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Your Swivel Chair Is Trying to Kill You

Your Swivel Chair Is Trying to Kill You


The human body is not built for sitting in a swivel chair for eight hours a day.  And yet that’s what many of us do.  Thousands of years of hunting and gathering has not left us with bodies designed for staring at a computer, filling out TPS reports and wishing a plague upon our copiers.  Will our bodies one day evolve into a structure better suited for office work?  Or will the office work evolve to be better suited for our hunter gatherer bodies?  Nobody knows for sure.  What we do know is there are a few things you can do to mitigate the unhealthiness of our day-to-day activities.

  1. Get up, and get up often. It’s often said that sitting is the new smoking.  Staying stationary for the better part of your day wreaks havoc on your body’s systems.  Blood needs to move around your body to oxygenate your tissues, and it can’t do that if you’re not moving.  Once an hour, get up and move around for a few minutes.
  2. Stretch it out. While you’re up moving around, stretch out your body, especially your hip flexors.  Those muscles are most likely to adapt to a shortened position after sitting in a flexed position all day long.  Stand up, grab your foot (as if trying to kick yourself in the behind) and pull your leg back.  Then touch your toes to stretch out your hamstrings, as your knees are flexed, too.
  3. Sit up straight. Tension neck syndrome, upper crossed syndrome, or head too far forward syndrome, call it what you want, but it’s making us all look like cavemen again.  We were doing great, evolving upwards as we should, until we all got smart phones and laptops, and now we’re hunched forward all the time.  Remember, you can look down with your eyes without bending your head forward, and whenever you think of it, tuck your chin back into your neck, like you’re trying to make a double chin for yourself.  This opens up space at the base of your cranium, giving a small but significant stretch to your suboccipital muscles, which are often short and tight.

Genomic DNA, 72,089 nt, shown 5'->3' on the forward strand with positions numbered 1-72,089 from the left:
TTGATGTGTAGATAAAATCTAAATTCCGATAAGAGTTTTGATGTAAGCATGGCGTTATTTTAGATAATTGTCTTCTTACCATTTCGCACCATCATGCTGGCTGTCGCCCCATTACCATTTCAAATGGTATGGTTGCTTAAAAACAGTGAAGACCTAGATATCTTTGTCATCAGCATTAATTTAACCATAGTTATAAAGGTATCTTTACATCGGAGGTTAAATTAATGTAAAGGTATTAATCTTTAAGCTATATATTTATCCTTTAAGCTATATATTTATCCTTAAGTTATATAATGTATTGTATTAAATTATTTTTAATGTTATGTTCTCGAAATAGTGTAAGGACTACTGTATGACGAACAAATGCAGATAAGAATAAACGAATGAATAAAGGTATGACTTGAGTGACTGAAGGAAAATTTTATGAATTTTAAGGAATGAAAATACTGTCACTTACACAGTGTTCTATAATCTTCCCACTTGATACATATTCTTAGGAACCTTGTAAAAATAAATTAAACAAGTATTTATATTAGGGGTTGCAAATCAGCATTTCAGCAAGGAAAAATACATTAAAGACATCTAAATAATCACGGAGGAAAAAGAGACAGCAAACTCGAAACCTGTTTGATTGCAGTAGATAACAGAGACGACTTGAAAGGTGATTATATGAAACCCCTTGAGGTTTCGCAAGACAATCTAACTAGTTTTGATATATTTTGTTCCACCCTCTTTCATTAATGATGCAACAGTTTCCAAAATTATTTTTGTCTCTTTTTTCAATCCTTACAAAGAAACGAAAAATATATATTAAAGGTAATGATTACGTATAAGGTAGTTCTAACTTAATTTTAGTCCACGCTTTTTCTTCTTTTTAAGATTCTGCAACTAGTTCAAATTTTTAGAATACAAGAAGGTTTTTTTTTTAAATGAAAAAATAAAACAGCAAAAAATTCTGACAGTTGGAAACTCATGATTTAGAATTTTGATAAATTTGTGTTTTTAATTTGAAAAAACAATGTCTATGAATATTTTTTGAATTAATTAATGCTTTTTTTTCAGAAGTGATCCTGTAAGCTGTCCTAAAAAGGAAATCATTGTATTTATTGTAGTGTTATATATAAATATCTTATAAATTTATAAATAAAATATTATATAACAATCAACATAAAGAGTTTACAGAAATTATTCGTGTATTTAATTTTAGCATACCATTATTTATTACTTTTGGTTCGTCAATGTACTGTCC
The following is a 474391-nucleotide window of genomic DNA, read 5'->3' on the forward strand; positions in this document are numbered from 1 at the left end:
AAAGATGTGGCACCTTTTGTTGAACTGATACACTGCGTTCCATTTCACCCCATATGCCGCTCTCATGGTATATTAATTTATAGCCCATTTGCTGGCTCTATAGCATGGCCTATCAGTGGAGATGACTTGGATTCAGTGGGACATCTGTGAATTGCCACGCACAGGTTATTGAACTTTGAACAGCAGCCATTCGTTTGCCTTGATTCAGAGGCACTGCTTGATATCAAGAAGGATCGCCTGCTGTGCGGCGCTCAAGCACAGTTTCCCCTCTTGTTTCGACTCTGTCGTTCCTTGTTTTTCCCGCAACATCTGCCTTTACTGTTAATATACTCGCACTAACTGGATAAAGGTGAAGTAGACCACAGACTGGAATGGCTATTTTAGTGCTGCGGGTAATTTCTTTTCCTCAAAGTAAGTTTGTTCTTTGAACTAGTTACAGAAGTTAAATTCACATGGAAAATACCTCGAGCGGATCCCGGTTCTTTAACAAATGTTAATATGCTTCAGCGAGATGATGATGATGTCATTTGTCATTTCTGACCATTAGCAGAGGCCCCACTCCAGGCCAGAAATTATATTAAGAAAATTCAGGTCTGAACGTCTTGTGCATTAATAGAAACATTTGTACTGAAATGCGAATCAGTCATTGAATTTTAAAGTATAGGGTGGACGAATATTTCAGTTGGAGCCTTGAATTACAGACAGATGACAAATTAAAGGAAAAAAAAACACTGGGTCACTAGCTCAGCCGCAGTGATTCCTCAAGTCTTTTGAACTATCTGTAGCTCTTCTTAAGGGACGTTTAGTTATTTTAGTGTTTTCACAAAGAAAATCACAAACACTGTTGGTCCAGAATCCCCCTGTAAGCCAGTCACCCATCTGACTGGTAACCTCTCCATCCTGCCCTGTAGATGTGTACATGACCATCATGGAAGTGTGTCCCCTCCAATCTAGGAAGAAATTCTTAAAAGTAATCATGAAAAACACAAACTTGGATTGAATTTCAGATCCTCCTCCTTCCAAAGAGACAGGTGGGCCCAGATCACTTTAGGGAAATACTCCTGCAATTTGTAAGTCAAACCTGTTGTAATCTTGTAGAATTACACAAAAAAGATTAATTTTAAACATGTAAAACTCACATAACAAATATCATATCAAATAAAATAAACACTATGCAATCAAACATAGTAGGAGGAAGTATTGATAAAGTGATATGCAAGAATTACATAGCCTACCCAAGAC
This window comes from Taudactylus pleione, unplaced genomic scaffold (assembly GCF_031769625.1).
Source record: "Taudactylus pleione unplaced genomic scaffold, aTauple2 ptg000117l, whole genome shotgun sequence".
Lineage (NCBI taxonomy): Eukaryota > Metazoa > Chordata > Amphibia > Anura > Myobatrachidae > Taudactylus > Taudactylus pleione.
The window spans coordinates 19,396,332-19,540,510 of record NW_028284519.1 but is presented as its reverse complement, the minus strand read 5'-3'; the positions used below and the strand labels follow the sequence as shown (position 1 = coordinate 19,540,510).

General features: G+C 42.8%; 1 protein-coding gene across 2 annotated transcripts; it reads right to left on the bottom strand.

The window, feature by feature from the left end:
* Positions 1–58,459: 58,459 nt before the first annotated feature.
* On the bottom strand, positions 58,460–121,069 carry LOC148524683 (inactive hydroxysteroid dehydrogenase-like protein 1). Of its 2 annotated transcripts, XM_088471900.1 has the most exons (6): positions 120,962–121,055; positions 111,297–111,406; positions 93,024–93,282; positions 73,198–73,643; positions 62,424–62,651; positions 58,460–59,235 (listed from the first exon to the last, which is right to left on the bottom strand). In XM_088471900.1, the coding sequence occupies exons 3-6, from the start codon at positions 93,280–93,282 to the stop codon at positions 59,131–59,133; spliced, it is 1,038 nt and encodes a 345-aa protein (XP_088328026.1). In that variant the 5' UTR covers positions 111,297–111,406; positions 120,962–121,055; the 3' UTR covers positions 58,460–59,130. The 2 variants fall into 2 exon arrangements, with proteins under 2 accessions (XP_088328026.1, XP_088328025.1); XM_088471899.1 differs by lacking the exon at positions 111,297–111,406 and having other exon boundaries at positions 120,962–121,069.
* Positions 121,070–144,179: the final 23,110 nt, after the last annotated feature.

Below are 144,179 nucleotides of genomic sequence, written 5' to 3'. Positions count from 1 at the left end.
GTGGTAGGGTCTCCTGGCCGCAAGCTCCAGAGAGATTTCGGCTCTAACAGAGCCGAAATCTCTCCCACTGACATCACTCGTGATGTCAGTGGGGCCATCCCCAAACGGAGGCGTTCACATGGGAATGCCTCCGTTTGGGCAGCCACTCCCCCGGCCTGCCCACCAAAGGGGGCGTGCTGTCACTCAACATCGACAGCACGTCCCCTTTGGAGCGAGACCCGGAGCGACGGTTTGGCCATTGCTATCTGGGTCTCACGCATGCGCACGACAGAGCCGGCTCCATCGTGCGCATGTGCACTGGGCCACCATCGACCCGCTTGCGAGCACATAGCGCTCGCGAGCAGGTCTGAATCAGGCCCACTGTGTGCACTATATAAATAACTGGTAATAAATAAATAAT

4. Get a massage! It’s been proven in study after study that workers are actually more productive after receiving a 15 minute chair massage.  Massage has many benefits, from increased circulation to decreasing pain levels, to activating your parasympathetic nervous system, better known as your “rest and digest” function.  When your body is in parasympathetic mode it gets to reboot itself, and you come out of a massage refreshed and more energetic.
  5. Drink more water and eat healthy food. If you have coworkers who like to bring in baked goods for everyone this can be challenging.  Bring your own healthy snacks and keep them at your desk.  Fruit, nuts, carrots, etc.  If your coworkers insist you have a piece of their birthday cake, you can fake a phone call and run away screaming “Not Grandma!”  Or you could fake an allergy after asking what’s in it.  “Vanilla?  That could kill me, Cheryl!”  Or you could be honest and say you’re trying to monitor your sugar intake, and you wish them a happy birthday all the same.